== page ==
Alumni Spotlight: Joel Preston | When Christmas Isn’t the Most Wonderful Time of the Year

Family in buffalo plaid shirts standing in the snow

Christmas is the most wonderful time of the year… except when it isn’t.

For many individuals, the loss of a loved one has made the holidays painful.  Attending a Christmas Eve service may sound joyful and encouraging, but for someone experiencing deep loss it can be too much to handle.  They will likely decline to attend in order to avoid the pain.

Pine City Evangelical Free Church in Minnesota has lived through their fair share of sorrow in the last few years.

Both within their congregation and in their community, they recognized the desperate need to host a Christmas gathering specifically for those in the community who had experienced recent loss.   So, this Christmas, individuals from all over the Pine City community trickled into church for a quiet “Blue Christmas Service”.   There was no pressure to put on a joyous and animated front, but instead it provided a comforting environment for individuals to acknowledge their grief and lament before God and with one another.

TBC alumnus Joel Preston (‘02) is pastor of Pine City Evangelical in Pine City, Minnesota.

Originally from New Jersey, Joel graduated from TBC with a Pastoral Theology degree in 2002.  He served as a youth pastor at Landmark Baptist Church in Seffner, Florida, for eight years prior to accepting his current pastoral position.

Reflecting on his time under the leadership of Steve Barber at Landmark, he says,

“He was one of the most compassionate men I’ve ever met.  Sometimes he did and said things I didn’t understand, but now I do.  There is beauty in accepting and confessing hurt.  His compassion for hurting people combined with other situations in my life have led to this moment.”

He goes on to explain the intense grief their community has recently experienced.

“In the past three years I’ve buried eight parents that are younger than me. Not to mention a number of older people, plus some really tragic funerals in the church and the community.  These were people who were my friends.  There have been freak accidents, complications from surgery, you name it.  I know that especially around the holidays life is hard.  I’ve done a lot of grief counseling and walked through some really hard situations with people.”

Joel points out that the idea for a Blue Christmas Service is not original with him and was actually several years in the making.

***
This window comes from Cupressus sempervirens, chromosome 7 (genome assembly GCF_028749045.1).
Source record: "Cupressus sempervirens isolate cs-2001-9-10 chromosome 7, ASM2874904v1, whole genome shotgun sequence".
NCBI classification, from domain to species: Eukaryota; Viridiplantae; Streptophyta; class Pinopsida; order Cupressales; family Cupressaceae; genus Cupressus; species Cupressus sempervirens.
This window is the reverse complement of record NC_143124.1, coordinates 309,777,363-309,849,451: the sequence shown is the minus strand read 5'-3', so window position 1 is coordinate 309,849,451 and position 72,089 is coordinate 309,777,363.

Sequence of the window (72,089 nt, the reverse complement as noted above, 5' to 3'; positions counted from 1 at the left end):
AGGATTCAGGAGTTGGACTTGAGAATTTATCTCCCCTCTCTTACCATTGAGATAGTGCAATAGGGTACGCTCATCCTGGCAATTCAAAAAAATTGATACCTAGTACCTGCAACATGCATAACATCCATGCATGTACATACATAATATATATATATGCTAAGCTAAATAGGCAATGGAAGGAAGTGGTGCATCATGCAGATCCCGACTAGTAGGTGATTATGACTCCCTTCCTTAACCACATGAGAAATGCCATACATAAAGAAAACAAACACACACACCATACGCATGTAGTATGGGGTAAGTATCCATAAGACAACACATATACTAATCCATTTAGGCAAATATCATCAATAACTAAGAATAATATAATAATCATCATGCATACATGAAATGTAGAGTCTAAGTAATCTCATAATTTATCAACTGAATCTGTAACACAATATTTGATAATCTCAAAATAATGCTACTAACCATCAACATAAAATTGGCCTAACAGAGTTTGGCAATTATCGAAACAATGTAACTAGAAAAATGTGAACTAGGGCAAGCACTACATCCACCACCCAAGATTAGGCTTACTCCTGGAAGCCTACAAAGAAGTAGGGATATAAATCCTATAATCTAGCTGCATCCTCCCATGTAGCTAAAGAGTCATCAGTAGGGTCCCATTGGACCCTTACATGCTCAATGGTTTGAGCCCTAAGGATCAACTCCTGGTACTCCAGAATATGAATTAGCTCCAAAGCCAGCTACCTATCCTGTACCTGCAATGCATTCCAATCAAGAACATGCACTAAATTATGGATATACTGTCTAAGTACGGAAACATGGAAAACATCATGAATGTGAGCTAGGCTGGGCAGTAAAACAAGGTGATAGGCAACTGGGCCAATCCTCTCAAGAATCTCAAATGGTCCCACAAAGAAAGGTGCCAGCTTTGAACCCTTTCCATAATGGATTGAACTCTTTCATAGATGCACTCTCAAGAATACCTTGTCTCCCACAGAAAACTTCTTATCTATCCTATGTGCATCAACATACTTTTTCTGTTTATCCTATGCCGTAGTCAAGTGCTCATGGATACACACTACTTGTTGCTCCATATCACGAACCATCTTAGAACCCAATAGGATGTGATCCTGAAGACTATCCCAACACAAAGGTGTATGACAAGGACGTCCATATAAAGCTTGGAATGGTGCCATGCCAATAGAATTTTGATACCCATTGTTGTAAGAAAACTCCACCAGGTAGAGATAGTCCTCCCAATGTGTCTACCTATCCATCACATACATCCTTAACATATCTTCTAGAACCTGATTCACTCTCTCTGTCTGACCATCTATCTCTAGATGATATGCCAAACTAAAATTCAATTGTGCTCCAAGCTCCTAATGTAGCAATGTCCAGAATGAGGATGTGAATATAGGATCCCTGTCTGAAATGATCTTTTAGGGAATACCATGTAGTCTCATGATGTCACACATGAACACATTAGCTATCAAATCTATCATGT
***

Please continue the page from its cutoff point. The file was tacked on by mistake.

“I listen to this podcast, Doctrine and Devotion. They talked several years ago about the fact that they do a Blue Christmas service.  I thought it was a great idea!”

The church intended to host this service in 2020 but a spike in virus cases caused them to halt their plans.

Early on in 2021, Joel attended a theology conference which focused on Psalms.

One of the sessions was on lament, and the content captivated him and impressed him anew with the need for ministering to those living through grief.

Following the conference, Joel began a season of study and teaching on lament… and continued to walk through grief with many people.  All of this culminated in the decision to host a Blue Christmas service this year.

“We really only expected eight or ten people to show up.  We figured that not only is this really hard, but it might be so hard, that they might not want to come to something like this.  But we ended up with about 45 people attending.  I’d say half were from our church and half were from the community.  We didn’t even advertise – it was mostly word-of-mouth.”

The Blue Christmas Service was subdued and focused on scripture reading and prayer; only a couple of contemplative carols were sung.

sanctuary with stained glass cross at front and center

The church hosted it in their old sanctuary featuring a large stained-glass cross which gave a peaceful, reverent ambience to the gathering.  A Christmas tree with blue lights was the only visual indication of the season.   Joel shared the background for the carol “O Come, O Come, Emmanuel” before singing it together to close the service.  This carol is a song of deep longing for the Messiah and contains beautiful expression of deep emotion and longing for the hope found in Jesus Christ.

Feedback indicated the service was deeply appreciated and a healing experience for those in attendance.

One of the elders in the church is the local mortician, so he was acquainted with every individual who attended the service.  He voiced how it impacted him saying, ‘I haven’t slept much because I’ve just had call after call for days on end.  I was so exhausted.  I thought about going home, but I left church more rested in my heart and soul than I ever could have been had I gone home.’”

A pastor from a neighboring town expressed his thankfulness for the opportunity to have his grief acknowledged during the holiday season, which for various reasons had become the “worst time of the year” for him personally.

Even Joel, as the host pastor, says he was deeply invested in the service due to all the grief he has experienced.

“I have personally dealt with so many people in grief… as a pastor you take that on yourself. You feel it deeply.  I did it because I wanted to minister to these people, but in a very real way I needed it too.”

The church plans to host the service again this coming year, this time making it an intentional outreach into the community.

Joel is married to fellow alumnus Jenine (Elementary Education, ’99), and they have two sons, JJ and Jace.

For those interested in learning more about the subject of lament and the concept of a Blue Christmas Service:

Joel Preston recommends the book “Dark Clouds Deep Mercy” by Mark Vroegop for insight on lament and the importance and spiritual benefit of expressing it to God.

The podcast stream from where Joel originally got the idea for a “Blue Christmas Service” can be found here:





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